Skip to main content

Niacinamide (Vitamin B3): Supplements & the Sun

By , On , In Skin Cancer Prevention

It’s well known that UV radiation can damage our skin, especially cumulative damage over time. This damage can appear in the form of sun burns, inflammation, premature aging and skin cancers. Thankfully, there are measures that we can take to protect our skin, like avoiding sun exposure, wearing sun protective clothing and slathering on sunscreen. 

Recently, oral supplements have gained popularity as another protective factor. Niacinamide is often recommended by skin care physicians, especially for individuals who’ve already had skin cancer or are at a high risk. But what is Niacinamide, why is it recommended, and could it benefit you?

In this article, we’ll cover our most frequently asked questions about Niacinamide supplements. Let’s get started!

What is Niacinamide?

a closeup of a hand holding a white capsule against a yellow background, highlighting vitamin B3 and niacinamide supplements

Niacinamide, also known as nicotinamide, is one of the main supplement forms of vitamin B3. The other is niacin, or nicotinic acid. In the body, excess niacin is converted into niacinamide. 

Ultimately, all forms of vitamin B3 are converted into nicotinamide adenine dinucleotide (NAD) within the body. Since every cell in the body requires NAD to function, vitamin B3  is classified as an essential vitamin.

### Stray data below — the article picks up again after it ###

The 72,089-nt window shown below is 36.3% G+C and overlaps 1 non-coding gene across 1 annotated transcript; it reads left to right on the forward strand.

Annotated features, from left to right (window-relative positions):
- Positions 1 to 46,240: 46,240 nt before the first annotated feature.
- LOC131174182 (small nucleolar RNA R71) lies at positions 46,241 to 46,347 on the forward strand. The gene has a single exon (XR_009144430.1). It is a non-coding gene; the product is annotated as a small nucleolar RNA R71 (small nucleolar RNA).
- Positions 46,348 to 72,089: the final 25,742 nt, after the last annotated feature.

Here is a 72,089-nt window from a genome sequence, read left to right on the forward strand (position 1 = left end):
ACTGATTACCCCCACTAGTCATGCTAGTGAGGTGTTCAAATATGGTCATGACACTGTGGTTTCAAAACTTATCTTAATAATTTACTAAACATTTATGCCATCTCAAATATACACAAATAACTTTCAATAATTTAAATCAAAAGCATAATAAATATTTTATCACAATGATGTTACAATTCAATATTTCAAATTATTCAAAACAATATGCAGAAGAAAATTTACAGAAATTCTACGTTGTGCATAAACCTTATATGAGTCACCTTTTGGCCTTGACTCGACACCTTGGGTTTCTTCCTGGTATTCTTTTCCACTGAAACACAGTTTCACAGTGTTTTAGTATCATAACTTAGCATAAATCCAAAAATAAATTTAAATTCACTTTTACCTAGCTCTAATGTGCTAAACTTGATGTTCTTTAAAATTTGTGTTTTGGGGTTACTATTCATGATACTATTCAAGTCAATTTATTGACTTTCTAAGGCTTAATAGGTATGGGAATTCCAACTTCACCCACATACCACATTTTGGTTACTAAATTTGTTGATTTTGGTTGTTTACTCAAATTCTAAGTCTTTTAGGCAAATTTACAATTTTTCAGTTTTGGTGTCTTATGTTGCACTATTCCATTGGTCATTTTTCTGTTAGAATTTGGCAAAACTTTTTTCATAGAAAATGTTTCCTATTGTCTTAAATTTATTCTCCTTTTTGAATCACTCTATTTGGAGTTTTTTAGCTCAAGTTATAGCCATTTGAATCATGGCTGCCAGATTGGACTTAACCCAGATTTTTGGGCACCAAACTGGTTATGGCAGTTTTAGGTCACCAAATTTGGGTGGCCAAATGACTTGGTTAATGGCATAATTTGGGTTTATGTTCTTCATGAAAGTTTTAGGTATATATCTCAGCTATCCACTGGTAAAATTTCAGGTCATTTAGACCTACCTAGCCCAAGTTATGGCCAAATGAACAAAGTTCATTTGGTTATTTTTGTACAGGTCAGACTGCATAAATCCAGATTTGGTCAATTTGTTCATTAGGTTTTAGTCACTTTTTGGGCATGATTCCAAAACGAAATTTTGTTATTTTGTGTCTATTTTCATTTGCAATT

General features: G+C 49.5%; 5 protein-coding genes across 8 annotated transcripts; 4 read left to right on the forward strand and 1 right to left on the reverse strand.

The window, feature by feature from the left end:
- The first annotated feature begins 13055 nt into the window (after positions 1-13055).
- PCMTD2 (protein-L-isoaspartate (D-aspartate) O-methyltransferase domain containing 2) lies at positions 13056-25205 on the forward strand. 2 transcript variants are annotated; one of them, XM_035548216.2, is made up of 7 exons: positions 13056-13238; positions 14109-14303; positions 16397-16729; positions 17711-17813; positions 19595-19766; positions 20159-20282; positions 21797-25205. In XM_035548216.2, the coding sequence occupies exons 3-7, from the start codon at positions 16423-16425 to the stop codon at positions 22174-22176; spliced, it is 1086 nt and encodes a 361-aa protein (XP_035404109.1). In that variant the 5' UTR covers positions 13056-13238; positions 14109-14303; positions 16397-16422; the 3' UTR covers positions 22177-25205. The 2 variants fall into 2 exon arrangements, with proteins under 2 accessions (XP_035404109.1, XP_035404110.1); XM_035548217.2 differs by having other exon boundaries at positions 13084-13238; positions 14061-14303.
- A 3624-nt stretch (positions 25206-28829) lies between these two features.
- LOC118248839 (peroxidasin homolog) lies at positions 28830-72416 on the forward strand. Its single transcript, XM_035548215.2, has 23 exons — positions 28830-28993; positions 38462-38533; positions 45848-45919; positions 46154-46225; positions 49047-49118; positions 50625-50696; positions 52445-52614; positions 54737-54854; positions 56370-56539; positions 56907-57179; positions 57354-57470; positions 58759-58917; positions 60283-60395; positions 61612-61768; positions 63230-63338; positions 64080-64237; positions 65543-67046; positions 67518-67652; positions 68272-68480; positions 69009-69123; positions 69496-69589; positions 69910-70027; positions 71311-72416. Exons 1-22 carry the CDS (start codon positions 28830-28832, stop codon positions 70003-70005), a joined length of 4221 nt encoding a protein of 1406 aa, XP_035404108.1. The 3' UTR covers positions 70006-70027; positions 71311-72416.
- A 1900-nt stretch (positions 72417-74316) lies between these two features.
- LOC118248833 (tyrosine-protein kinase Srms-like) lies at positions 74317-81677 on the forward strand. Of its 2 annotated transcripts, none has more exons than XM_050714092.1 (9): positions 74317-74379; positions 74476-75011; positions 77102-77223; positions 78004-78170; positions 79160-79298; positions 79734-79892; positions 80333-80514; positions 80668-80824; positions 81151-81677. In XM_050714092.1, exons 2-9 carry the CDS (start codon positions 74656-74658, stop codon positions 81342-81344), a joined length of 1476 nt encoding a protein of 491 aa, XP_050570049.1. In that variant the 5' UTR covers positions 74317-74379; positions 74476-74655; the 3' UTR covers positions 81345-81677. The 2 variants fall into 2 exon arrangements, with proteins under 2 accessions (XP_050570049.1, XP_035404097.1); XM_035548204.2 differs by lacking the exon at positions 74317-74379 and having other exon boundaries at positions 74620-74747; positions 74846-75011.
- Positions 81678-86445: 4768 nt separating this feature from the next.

Are Niacinamide & Vitamin B3 the same thing?

Yes, and no. Niacinamide is a form for vitamin B3, but there are other forms available. While closely related, these forms act differently in the body and are worth distinction. If you have been prescribed one form, do not substitute unless directed by your healthcare provider.

Niacin, an alternative form of vitamin B3, can cause flushing and skin irritation. Niacinamide is bound with amino acids, which helps to prevent this side-effect.

What does Niacinamide do in the body?

Vitamin B3 is a precursor to NAD+, NADH, and NADP+, molecules that are required to produce cellular energy. These molecules also play a pivotal role in enhancing DNA repair, including the DNA in skin cells damaged by UV radiation. 

NAD+ levels can decline by as much as 50% as we age. It’s thought that by supplementing the precursor, your body is able to produce more NAD+. This helps to repair damage and promote cellular health. 

Cancer is caused by mutations in cellular DNA which replicate out of control. For skin cancer, UV radiation damages genetic material in the skin and causes mutations. Niacinamide has been shown to play a role in stabilizing DNA replication, which is why it’s used to help counteract sun damage that leads to skin cancers.

man wearing sun protective clothing including a straw hat and a pastel green tropical shirt

Is Niacinamide a replacement for other sun protection?

No! Niacinamide supplements can help to repair damage, and as an anti-inflammatory, can help to protect your skin from further damage. They can be a great addition to your sun protection regime, but should not be used as a replacement for sunscreen, sun protective clothing and other sun-safe practices.

Where is Niacinamide found naturally?

While B vitamins are essential, they’re found naturally in many of the foods we consume. These foods include:

  • Poultry
  • Beef
  • Pork
  • Fish
  • Milk
  • Eggs
  • Nutritional Yeast
  • Green vegetables
  • Beets
  • Mushrooms
  • Whole grains
  • Nuts & Legumes

In North America, many of the breads and cereals that we consume are also fortified with B vitamins.